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Krigia virginica (L.) Willd.

Dwarf Dandelion

Habitat: Dry sterile soil. [Rocky coastal (non-forested, upland); Dry barrens (partly forested, upland)]

Range: Florida to Texas; north to southern Maine, southern New Hampshire, Massachusetts, New York, southern Ontario, Michigan, Wisconsin, and Iowa.

Aids to Identification: Krigia virginica is a native species which resembles a miniature version of the weedy common dandelion. Its flower heads, however, are only 6-12 mm wide, and are on very slender stalks. The leaves are usually lobed or toothed, but the indentations are irregular and leaf shape is variable. Other similar dandelion species (common dandelion, Taraxacum officinale, red-seeded dandelion, T. laevigatum, and fall dandelion, Leontodon autumnalis) have flower heads which are at least 1.8 cm wide. Hawkweeds (Hieracium spp.), with which it could also be confused, have flower heads in a branched cluster or are very hairy, or have entire leaves. Krigia is the only dandelion-like plant with a pappus of both scales and bristles.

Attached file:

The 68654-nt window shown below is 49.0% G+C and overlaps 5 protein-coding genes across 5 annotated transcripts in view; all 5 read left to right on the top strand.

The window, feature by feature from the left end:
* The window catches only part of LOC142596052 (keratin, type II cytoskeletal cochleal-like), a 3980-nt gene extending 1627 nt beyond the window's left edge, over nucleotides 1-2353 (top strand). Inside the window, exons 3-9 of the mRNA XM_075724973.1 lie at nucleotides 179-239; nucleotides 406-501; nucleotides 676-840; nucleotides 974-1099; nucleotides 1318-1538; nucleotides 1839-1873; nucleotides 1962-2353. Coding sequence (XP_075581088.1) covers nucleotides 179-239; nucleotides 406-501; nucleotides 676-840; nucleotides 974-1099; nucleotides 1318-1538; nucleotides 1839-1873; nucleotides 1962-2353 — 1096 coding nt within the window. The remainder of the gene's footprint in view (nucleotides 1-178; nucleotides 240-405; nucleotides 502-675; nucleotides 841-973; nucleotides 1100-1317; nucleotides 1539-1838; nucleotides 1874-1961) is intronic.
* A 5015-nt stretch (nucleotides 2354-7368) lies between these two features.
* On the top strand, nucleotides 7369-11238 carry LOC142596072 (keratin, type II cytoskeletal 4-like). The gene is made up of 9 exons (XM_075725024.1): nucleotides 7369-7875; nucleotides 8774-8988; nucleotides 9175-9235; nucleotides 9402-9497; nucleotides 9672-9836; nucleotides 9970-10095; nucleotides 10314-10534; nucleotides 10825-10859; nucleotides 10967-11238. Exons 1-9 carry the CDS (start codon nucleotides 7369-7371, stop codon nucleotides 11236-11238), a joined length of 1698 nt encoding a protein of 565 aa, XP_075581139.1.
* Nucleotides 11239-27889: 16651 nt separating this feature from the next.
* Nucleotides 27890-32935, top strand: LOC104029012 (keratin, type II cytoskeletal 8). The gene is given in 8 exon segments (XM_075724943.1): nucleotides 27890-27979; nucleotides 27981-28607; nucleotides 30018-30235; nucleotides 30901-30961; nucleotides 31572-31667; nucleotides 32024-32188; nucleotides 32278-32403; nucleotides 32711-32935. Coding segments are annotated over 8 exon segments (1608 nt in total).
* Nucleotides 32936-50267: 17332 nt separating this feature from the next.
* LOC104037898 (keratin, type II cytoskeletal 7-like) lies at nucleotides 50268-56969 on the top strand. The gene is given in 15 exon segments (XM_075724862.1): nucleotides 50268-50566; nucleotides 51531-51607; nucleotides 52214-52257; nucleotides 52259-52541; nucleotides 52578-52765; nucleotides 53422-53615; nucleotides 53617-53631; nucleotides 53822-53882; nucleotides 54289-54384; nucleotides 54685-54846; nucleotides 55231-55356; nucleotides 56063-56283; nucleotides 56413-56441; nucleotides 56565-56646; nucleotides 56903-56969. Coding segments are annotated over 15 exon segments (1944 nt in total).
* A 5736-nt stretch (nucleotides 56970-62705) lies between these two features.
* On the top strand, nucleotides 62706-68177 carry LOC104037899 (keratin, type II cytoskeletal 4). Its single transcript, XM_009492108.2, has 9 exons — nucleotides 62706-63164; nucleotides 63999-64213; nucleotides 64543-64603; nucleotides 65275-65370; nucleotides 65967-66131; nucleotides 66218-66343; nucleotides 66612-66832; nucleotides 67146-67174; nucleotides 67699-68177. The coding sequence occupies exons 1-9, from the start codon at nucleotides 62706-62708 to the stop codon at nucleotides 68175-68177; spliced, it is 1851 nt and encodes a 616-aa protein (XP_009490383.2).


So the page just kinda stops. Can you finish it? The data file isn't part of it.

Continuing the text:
Ecological characteristics: Little information for Maine, since no current locations are known. Full sun seems to be a requirement for this species.

Phenology: Flowers April - August.

Family: Asteraceae

Synonyms: Formerly known as Hyoseris virginica L.

Known Distribution in Maine: This rare plant has been documented from a total of 5 town(s) in the following county(ies): Oxford, York.

Dates of documented observations are: 1896, 1916, 1954, 2001

Reason(s) for rarity: At northern limit of range; not rare southwards.

Conservation considerations: Some former sites for this species (e.g. Mt. Agamenticus in the town of York) may have either changed to wooded vegetation due to succession or have been converted to other uses.